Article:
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Archive by author: Howard FienbergReturn
Based in Washington, DC, Howard is the Insights Association's lobbyist for the marketing research and data analytics industry, focusing primarily on consumer privacy and data security, the Telephone Consumer Protection Act (TCPA), tort reform, and the funding and integrity of the decennial Census and the American Community Survey (ACS). Howard has more than two decades of public policy experience. Before the Insights Association, he worked in Congress as senior legislative staffer for then-Representatives Christopher Cox (CA-48) and Cliff Stearns (FL-06). He also served more than four years with a science policy think tank, working to improve the understanding of scientific and social research and methodology among journalists and policymakers. Howard is also co-director of The Census Project, a 900+ member coalition in support of a fair and accurate Census and ACS. He has also served previously on the Board of Directors for the National Institute for Lobbying and Ethics and and the Association of Government Relations Professionals. Howard has an MA International Relations from the University of Essex in England and a BA Honors Political Studies from Trent University in Canada, and has obtained the Certified Association Executive (CAE), Professional Lobbying Certificate (PLC) and the Public Policy Certificate (PPC). When not running advocacy for the Insights Association, Howard enjoys hockey, NFL football, sci-fi and horror movies, playing with his dog, and spending time with family and friends.
The insights industry stands opposed to so-called "push polling," which is not polling at all – it is a form of political campaign messaging or negative phone banking fraudulently disguised as polling. While polling can be properly used to test messages, "push polling" is not a test, but rather an effort to communicate those messages by giving that communication the false appearance of polling.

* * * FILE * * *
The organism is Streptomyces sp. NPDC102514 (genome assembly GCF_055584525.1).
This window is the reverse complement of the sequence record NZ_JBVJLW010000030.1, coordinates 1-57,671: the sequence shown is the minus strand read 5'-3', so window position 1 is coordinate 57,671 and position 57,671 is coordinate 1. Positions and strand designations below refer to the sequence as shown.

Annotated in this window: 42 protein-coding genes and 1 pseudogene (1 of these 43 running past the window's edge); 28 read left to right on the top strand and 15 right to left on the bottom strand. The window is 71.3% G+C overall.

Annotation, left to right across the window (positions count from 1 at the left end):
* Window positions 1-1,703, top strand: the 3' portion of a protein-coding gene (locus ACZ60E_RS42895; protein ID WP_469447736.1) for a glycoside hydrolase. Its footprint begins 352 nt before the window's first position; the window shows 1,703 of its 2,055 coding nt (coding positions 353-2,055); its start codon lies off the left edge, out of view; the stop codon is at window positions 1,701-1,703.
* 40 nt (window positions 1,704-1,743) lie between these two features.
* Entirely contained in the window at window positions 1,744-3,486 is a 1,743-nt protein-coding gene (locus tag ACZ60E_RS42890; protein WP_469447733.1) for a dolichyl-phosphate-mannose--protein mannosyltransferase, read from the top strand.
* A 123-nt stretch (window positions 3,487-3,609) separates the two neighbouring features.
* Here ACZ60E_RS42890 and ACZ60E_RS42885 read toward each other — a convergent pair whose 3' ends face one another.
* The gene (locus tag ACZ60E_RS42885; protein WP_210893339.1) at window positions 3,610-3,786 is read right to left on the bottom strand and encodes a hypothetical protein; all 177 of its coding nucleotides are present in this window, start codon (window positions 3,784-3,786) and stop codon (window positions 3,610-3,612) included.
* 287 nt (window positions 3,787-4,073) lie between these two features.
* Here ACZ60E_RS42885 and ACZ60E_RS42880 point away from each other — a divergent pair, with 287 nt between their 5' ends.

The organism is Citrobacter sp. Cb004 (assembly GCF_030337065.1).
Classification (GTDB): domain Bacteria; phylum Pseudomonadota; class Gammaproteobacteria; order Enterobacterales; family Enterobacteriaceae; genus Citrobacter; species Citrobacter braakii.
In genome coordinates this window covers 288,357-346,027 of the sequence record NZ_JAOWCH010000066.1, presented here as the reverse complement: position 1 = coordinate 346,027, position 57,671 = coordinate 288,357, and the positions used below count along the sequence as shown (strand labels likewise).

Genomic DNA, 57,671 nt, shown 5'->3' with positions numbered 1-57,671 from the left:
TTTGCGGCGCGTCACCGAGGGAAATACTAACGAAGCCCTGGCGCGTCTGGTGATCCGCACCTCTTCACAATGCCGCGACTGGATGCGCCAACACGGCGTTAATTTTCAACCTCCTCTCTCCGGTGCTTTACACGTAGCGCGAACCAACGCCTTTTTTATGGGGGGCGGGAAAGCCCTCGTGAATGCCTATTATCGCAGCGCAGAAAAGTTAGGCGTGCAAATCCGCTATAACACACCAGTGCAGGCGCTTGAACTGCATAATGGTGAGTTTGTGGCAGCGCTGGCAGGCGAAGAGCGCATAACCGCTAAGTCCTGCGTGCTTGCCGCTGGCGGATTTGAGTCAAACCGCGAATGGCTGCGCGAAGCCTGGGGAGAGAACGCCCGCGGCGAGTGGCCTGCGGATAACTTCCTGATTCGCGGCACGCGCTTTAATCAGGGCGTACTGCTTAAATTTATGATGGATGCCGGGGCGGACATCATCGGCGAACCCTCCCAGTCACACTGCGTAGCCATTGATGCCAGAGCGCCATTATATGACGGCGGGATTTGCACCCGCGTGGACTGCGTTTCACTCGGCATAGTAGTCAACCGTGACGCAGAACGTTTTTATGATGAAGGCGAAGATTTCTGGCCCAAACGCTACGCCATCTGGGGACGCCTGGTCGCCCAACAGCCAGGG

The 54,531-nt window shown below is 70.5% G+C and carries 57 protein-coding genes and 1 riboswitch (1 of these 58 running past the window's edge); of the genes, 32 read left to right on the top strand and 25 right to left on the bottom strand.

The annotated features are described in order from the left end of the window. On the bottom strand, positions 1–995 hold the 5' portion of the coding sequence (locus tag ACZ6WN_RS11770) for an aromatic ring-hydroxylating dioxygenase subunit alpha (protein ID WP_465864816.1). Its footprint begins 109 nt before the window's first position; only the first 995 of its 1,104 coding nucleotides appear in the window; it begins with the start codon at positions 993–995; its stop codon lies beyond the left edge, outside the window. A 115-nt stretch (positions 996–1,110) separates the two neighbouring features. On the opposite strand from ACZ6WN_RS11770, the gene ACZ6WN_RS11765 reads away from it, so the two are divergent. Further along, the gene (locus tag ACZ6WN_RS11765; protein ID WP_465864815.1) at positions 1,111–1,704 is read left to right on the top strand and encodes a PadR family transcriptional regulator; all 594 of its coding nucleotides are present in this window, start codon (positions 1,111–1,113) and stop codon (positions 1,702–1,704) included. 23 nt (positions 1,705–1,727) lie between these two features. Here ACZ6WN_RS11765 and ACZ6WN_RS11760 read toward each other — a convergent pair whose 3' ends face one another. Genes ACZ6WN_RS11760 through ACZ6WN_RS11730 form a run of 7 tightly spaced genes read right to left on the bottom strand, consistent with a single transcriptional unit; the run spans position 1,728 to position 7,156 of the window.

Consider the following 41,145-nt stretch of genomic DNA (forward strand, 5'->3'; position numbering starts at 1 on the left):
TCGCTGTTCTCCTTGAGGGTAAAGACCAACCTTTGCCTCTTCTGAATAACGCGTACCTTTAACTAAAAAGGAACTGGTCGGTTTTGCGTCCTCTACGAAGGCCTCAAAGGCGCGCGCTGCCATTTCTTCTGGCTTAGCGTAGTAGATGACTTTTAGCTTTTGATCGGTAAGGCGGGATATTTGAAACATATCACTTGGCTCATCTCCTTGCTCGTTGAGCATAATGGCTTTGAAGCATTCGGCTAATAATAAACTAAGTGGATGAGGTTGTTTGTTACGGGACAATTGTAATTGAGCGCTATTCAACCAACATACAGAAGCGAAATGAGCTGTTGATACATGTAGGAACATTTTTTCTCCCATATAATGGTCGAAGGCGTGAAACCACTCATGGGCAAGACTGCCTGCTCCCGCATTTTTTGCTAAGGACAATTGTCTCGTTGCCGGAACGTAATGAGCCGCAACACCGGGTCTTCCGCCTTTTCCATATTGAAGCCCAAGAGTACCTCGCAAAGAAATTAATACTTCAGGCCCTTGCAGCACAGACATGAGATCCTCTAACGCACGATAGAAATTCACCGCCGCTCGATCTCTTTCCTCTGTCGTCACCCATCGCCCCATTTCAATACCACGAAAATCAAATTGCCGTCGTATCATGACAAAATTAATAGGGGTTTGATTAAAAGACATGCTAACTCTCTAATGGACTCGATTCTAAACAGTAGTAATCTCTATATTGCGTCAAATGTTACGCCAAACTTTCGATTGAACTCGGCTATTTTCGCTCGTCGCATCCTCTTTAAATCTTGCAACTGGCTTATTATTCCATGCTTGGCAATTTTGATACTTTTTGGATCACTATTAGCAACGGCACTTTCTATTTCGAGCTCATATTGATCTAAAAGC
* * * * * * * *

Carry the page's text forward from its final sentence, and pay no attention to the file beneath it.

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New Hampshire law restricts political advocacy telephone calls, which it calls "push-polling." Thanks to a reform (S.B. 196) signed into law on April 23, 2014, the Granite State specifically excludes survey and opinion research.
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Supervisory monitoring is an essential part of the research process. In order to ensure the proper execution and conduct of interviews, a certain percentage of interviews in all studies are subject to validation and quality control. Researchers also monitor and record for training purposes and to determine that both interviewers and respondents understand the questions being asked.
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Although existing regulations on caller identification (caller ID) at the state and federal level apply primarily to telemarketers, or to intent involving fraud or other criminal activity, policymakers are considering legislation prohibiting various deceptive caller ID practices and there are existing state laws that prohibit the intent to falsify or misrepresent caller ID information. This could impact researchers that intentionally block or alter their caller identification information.
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Legislation that would have restricted telephone survey research by or for a Missouri state government agency has been defeated.
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Missouri is considering legislation that would restrict telephone survey research by or for a state government agency.
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Thanks to help from researcher Vera Cooley, the Washington State House Committee on Finance amended legislation before passage on February 28, preventing a detrimental impact on the survey, opinion and marketing research profession.
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Independent marketing research professional Vera Cooley testified yesterday in defense of respondent incentives at a state legislative committee hearing.
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Legislation in the Washington State House could cripple survey, opinion and marketing research involving respondent incentives by creating the presumption that anyone receiving remuneration for services is an employee.
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A coalition of research associations and professional societies today called upon the Obama Administration to defend the use of respondent incentives in federal surveys.
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